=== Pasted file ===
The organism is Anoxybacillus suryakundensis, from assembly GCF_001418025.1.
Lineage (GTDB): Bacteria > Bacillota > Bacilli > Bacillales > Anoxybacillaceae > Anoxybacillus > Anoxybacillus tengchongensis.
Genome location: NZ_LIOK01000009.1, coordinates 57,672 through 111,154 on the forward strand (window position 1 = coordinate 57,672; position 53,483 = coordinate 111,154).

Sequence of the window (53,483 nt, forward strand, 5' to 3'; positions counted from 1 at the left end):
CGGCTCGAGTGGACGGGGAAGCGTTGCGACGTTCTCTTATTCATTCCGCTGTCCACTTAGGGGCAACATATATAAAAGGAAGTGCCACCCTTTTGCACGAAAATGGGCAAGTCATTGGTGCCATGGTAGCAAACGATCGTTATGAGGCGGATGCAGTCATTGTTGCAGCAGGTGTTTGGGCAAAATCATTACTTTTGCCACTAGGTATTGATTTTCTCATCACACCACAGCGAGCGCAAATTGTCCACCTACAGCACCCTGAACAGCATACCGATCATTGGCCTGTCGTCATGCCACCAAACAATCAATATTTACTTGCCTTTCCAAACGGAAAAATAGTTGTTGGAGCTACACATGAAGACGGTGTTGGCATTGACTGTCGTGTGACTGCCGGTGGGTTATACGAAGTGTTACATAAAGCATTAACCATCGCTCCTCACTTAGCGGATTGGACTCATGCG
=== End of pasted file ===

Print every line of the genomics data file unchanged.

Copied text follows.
The organism is Anoxybacillus suryakundensis, from assembly GCF_001418025.1.
Lineage (GTDB): Bacteria > Bacillota > Bacilli > Bacillales > Anoxybacillaceae > Anoxybacillus > Anoxybacillus tengchongensis.
Genome location: NZ_LIOK01000009.1, coordinates 57,672 through 111,154 on the forward strand (window position 1 = coordinate 57,672; position 53,483 = coordinate 111,154).

Sequence of the window (53,483 nt, forward strand, 5' to 3'; positions counted from 1 at the left end):
CGGCTCGAGTGGACGGGGAAGCGTTGCGACGTTCTCTTATTCATTCCGCTGTCCACTTAGGGGCAACATATATAAAAGGAAGTGCCACCCTTTTGCACGAAAATGGGCAAGTCATTGGTGCCATGGTAGCAAACGATCGTTATGAGGCGGATGCAGTCATTGTTGCAGCAGGTGTTTGGGCAAAATCATTACTTTTGCCACTAGGTATTGATTTTCTCATCACACCACAGCGAGCGCAAATTGTCCACCTACAGCACCCTGAACAGCATACCGATCATTGGCCTGTCGTCATGCCACCAAACAATCAATATTTACTTGCCTTTCCAAACGGAAAAATAGTTGTTGGAGCTACACATGAAGACGGTGTTGGCATTGACTGTCGTGTGACTGCCGGTGGGTTATACGAAGTGTTACATAAAGCATTAACCATCGCTCCTCACTTAGCGGATTGGACTCATGCG